I’ll have to thank Carrie today for her willingness to be my first guest blogger. Thanks Carrie. She is the mind behind the blog prompt romp. This is a great little blog where she works at giving prompts to break writers block. I read it on a regular basis, and it is very good.
Here’s her take on writing and prompts in general. I’m guest blogging there today so if you want to check both out feel free. The next part of my series continues tomorrow. But I’ll be back later today with my review of John Shors’ book Dragon House. (It’s already up in my recommended blog see link on right)
As writers, we all want to improve our craft. And, as we all know, that means practice. Practicing can seem like a chore when writer’s block decides to make an appearance in your mind. One of the best ways to beat the writer’s block blues is to use writing prompts. Using prompts takes the guesswork out of the equation and allows you to do what you do best: write.
Prompts usually comprise a simple plot point; for instance: “write a story set during the French Revolution”. By giving a short plot cue, the prompt triggers ideas in your brain you might not have previously thought of without actually writing the story for you.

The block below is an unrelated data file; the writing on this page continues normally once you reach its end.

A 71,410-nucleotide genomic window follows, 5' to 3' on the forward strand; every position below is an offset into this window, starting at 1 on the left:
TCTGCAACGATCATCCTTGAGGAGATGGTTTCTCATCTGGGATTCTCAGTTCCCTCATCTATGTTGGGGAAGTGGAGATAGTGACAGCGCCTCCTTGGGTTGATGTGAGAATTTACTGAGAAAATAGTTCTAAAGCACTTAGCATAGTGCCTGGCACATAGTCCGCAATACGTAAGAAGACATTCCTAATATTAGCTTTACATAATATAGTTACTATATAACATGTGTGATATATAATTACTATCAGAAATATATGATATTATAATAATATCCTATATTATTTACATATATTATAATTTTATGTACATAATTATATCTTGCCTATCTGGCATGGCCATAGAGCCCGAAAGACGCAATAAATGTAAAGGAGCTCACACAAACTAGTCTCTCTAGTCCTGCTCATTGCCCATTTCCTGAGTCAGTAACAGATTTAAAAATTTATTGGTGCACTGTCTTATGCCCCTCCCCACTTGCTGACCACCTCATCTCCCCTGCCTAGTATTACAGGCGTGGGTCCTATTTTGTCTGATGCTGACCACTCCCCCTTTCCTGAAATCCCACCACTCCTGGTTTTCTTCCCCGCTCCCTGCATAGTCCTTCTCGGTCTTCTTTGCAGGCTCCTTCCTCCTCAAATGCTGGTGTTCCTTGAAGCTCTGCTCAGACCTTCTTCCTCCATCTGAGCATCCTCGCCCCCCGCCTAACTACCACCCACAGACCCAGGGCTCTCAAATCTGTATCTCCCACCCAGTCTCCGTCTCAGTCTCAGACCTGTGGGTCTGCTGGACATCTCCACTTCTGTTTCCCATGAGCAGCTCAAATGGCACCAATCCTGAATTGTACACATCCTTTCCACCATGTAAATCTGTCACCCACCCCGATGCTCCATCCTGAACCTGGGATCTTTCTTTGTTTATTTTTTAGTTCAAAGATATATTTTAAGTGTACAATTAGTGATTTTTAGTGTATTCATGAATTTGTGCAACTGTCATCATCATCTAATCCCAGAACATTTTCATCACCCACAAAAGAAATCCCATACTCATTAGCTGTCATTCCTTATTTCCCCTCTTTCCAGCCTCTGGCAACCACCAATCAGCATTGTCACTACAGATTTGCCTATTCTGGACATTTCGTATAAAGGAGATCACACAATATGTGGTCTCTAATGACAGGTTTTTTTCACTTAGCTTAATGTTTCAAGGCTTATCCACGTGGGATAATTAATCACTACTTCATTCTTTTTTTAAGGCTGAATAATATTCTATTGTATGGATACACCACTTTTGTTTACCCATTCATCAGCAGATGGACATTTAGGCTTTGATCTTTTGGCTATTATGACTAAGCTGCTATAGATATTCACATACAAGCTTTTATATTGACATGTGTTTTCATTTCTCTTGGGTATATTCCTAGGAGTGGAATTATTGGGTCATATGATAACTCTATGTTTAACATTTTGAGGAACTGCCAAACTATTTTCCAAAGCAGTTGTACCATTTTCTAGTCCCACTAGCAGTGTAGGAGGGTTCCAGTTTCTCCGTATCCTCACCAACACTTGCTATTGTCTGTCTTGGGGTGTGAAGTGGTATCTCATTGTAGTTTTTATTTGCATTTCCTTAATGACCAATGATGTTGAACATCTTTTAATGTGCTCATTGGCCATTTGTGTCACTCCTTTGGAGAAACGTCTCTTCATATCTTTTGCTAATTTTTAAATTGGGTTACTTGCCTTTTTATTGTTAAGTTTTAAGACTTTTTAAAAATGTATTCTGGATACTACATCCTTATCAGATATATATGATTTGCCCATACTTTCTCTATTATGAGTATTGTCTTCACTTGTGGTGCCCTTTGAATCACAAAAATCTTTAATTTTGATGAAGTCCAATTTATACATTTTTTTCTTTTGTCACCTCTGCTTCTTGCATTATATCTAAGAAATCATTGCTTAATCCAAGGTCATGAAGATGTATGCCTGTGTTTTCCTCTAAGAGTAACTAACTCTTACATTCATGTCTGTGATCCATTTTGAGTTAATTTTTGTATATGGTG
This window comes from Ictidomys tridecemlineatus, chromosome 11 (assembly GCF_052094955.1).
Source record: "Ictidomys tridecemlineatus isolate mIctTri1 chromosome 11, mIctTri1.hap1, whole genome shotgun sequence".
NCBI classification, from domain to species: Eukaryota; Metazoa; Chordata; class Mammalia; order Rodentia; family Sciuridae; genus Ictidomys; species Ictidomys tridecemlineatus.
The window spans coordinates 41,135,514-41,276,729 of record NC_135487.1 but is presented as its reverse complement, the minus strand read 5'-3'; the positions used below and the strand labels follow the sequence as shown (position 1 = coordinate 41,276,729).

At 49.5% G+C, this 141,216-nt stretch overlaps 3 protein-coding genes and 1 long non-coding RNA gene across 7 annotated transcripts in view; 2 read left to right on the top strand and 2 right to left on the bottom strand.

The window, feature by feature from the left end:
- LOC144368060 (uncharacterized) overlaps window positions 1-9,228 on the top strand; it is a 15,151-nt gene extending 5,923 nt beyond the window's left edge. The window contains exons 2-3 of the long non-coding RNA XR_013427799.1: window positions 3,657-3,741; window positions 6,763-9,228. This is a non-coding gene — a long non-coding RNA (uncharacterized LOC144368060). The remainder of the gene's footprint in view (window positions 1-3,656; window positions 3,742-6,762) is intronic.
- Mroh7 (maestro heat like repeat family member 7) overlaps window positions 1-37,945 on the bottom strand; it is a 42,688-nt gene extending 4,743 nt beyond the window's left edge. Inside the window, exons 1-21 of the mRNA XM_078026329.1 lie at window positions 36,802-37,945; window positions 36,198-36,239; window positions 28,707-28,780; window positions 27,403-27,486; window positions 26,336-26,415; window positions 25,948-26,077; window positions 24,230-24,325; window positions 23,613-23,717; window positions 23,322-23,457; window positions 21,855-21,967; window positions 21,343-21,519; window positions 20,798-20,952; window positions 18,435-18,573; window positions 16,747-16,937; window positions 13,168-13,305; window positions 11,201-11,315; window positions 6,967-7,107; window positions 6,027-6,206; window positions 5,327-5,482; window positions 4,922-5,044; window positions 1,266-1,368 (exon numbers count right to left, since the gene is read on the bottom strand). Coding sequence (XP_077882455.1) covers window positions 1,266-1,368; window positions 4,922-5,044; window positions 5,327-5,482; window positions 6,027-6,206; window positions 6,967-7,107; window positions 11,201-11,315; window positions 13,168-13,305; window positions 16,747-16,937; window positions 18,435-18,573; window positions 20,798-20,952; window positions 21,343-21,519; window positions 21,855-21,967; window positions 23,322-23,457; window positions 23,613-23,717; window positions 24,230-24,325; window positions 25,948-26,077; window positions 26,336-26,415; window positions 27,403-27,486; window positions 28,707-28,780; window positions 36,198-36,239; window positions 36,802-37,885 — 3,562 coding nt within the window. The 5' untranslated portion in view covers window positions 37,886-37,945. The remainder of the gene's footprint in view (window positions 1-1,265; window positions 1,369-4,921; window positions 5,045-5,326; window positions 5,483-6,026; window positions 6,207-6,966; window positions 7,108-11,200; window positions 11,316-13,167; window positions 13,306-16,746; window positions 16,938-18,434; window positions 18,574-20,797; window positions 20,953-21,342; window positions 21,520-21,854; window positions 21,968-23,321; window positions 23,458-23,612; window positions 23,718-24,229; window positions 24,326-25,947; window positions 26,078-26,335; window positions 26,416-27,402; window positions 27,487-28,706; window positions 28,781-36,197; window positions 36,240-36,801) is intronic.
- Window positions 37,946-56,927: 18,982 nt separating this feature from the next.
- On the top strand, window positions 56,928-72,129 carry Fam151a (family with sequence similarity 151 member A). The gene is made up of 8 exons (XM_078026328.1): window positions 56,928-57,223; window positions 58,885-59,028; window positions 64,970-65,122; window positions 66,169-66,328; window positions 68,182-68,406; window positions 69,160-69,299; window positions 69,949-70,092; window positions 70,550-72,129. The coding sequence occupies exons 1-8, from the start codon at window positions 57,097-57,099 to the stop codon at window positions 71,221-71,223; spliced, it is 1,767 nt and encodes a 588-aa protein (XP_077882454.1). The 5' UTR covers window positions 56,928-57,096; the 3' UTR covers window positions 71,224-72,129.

One word prompts work the same way, but in condensed form. Reading the word “cold” automatically pops images and ideas into your imagination. Sometimes, one word prompts are the best way to get the juices flowing, because the ideas flow so naturally, you really don’t have to think about it. Words are very powerful creatures.
Prompts are also a staple for fan fiction authors. In this context, they’re usually used as a fun (and often humorous) challenge. For instance, Star Wars fan fiction writers might be given the prompt “write a story where Padme married Obi-wan instead”. This scenario changes the Star Wars mythos completely; that’s the beauty of prompts: they force your brain to think differently, which is a lifesaver in times of writer’s block woe.
More than that, the ability to successfully write a story using a prompt is a necessary skill for anyone aspiring to a career in professional writing. If you’re a freelance writer, you’re often given topics to write about; the topics themselves are prompts. If you can’t write them, you won’t go very far.
It’s a little different for fiction writers, however. Their task is to build a world around prompts. In doing so, they improve their overall writing capabilities.
Thanks so much Carrie you did a great job. I’ll be back later today.
My Question for you today is this: Do prompts of any kind help you with your writing? And what was the best one you got?